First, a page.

In Norway a military plane crashes under mysterious circumstances: in his last message the pilot reported many lights falling from the sky. The NATO wants to play down the incident, but the... See full summary »
Jessie is an ageing career criminal who has been in more jails, fights, schemes, and lineups than just about anyone else. His son Vito, while currently on the straight and narrow, has had a... See full summary »
Sammy and Rosie are an unconventional middle-class London married couple. They live in the midst of inner-city chaos, surround themselves with intellectual street people, and sleep with ... See full summary »
The third installment of Irish author Roddy Doyle's 'Barrytown Trilogy', following 'The Commitments' and 'The Snapper', depicts the hilarious yet poignant adventures of Bimbo. Upon being ... See full summary »
Scientists and witnesses involved in the creation and testing of the first ever atomic bomb reflect on the Manhattan project and its fascinating leader, J. Robert Oppenheimer, who upon ... See full summary »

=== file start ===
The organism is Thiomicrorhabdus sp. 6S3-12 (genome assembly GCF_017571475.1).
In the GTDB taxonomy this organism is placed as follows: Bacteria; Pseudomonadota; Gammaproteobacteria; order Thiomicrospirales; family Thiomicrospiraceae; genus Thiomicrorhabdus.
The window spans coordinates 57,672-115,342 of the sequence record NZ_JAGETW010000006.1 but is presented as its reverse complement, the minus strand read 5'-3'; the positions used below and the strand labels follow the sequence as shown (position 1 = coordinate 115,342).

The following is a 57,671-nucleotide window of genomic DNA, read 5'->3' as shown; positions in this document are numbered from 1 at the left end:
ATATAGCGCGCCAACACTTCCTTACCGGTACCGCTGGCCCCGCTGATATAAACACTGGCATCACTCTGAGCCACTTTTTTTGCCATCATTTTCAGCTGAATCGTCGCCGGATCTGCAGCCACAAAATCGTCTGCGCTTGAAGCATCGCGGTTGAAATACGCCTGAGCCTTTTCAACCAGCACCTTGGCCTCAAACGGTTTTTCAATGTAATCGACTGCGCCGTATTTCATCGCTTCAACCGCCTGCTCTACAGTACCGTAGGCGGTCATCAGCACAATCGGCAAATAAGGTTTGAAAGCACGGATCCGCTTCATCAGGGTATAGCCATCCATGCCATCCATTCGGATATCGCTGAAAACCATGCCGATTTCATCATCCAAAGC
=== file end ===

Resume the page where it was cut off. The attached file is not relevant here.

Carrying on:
Bernie LaPlante is having a rough time. He's divorced, his ex-wife hates him, and has custody of their son. The cops are setting a trap for him, then to top it all, he loses a shoe while rescuing passengers of a plane crash. Being a thief who is down on his luck, he takes advantage of the rescue, but then someone else claims credit for it. Written by
Auld Lang Syne
Traditional Scottish 17th century music
Lyrics by Robert Burns
Played and sung during the opening credits by an unidentified chorus
Reprised by them at the end See more »
This film is terribly misrepresented by critics. True, it is not an insightful social critique. It is not a moving analysis of human nature. It is not a philosophical masterpiece. But it makes no pretensions to be any of these things. Hero is pure Hollywood, and is the very best of what Hollywood means, or meant at the time. The plot is clever, the writing is witty, the characters are interesting, and the acting is decent (Dustin Hoffman is great). The development is not meant to expose new subtleties of human emotion, but rather strongly to evoke obvious ones -- in this case, pride. In other words, it is meant to make you happy. That is not to say that the audience is barraged with heavy-handed judgments, merely that it does not require a degree in theater to like the film. It is interesting enough to be enjoyable after several viewings, but not subtle enough to require serious study.
Hero is perfect for the intelligent moviegoer who wants to watch a film for fun, and that is the context in which it should be understood. It is Hollywood at its best.
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